Minnesota stops enforcing law excluding religious colleges from free enrollment program

Minnesota has agreed to stop enforcing its law that bars religious universities from participating in a state program allowing high school students to earn free college credits .

Gov. Tim Walz (D-MN) and Education Commissioner Willie Jett are being sued by Christian parents and two Christian universities over the law they deem to be discriminatory. The groups are being represented by the Becket Fund for Religious Liberty, which challenged the law at the end of May.

Minnesota has halted enforcement as the lawsuit makes its way through federal court.

“It’s not every day that a state asks a federal court to tie its hands to prevent it from enforcing its own anti-religious law–but Minnesota has done just that,” Becket senior counsel Diana Thomson said in a press release. “As this effort to walk back demonstrates, the state didn’t do its homework before it passed this unconstitutional law. The next step is for the court to strike down this ban for good.”

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The Minnesota law changed the eligibility definition for its Post Secondary Enrollment Options program, which had previously allowed faith-based institutions to participate when the 1985 program began.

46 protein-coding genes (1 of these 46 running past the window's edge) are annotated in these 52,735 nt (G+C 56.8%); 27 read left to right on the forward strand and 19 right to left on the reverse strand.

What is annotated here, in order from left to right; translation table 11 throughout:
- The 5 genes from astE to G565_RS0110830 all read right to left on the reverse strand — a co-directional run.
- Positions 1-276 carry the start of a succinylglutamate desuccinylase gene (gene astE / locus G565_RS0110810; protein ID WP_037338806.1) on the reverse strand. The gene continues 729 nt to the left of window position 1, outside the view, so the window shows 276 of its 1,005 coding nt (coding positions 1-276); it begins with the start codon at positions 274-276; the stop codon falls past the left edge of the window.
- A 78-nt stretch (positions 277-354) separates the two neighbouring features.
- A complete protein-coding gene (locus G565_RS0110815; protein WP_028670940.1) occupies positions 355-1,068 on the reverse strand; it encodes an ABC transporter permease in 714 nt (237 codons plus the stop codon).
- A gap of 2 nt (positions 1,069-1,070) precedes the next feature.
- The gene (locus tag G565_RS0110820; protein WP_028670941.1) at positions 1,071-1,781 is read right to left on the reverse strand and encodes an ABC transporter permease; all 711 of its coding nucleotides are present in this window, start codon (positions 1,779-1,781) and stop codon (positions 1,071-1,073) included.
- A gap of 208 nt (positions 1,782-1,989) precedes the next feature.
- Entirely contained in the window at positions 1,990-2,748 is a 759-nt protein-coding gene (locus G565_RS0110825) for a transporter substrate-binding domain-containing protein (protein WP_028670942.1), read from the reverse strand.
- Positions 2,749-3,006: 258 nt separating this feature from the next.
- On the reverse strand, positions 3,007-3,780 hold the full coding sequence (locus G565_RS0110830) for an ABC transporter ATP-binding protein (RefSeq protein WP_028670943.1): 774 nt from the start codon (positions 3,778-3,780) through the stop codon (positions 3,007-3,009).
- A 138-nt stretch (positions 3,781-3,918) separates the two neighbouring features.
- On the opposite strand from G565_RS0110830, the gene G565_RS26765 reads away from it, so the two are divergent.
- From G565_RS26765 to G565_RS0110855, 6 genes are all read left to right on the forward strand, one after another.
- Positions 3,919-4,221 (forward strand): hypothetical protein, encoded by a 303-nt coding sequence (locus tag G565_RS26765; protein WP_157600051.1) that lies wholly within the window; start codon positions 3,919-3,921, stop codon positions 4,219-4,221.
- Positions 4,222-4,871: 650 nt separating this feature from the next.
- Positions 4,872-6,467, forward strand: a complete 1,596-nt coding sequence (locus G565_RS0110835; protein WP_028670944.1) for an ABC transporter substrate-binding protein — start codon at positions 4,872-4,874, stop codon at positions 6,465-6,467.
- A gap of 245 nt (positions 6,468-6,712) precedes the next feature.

However, on May 24, the state began barring faith-based institutions from the program, prompting parents Mark and Melinda Loe and Dawn Erickson, as well as schools Crown College and University of Northwestern – St. Paul to sue.

“We are glad that Minnesota has agreed not to punish our children and many students like them for wanting to learn at schools that reflect their values,” the Loes, who have PSEO funds for their children, said. “They should be able to pursue the same great opportunities as all other students in the state without politicians in St. Paul getting in the way. We hope the court will eventually strike this law down for good and protect all religious students and the schools they want to attend.”

The Supreme Court has struck down similar restrictions before, including in Carson v. Makin, in which the high court ruled Maine could not discriminate against religious schools in its tuition assistance program.

As a way to circumvent the decision in Carson, Maine decided to amend its law saying religious schools could not discriminate against other religions in their profession of faith — prompting a fresh legal challenge.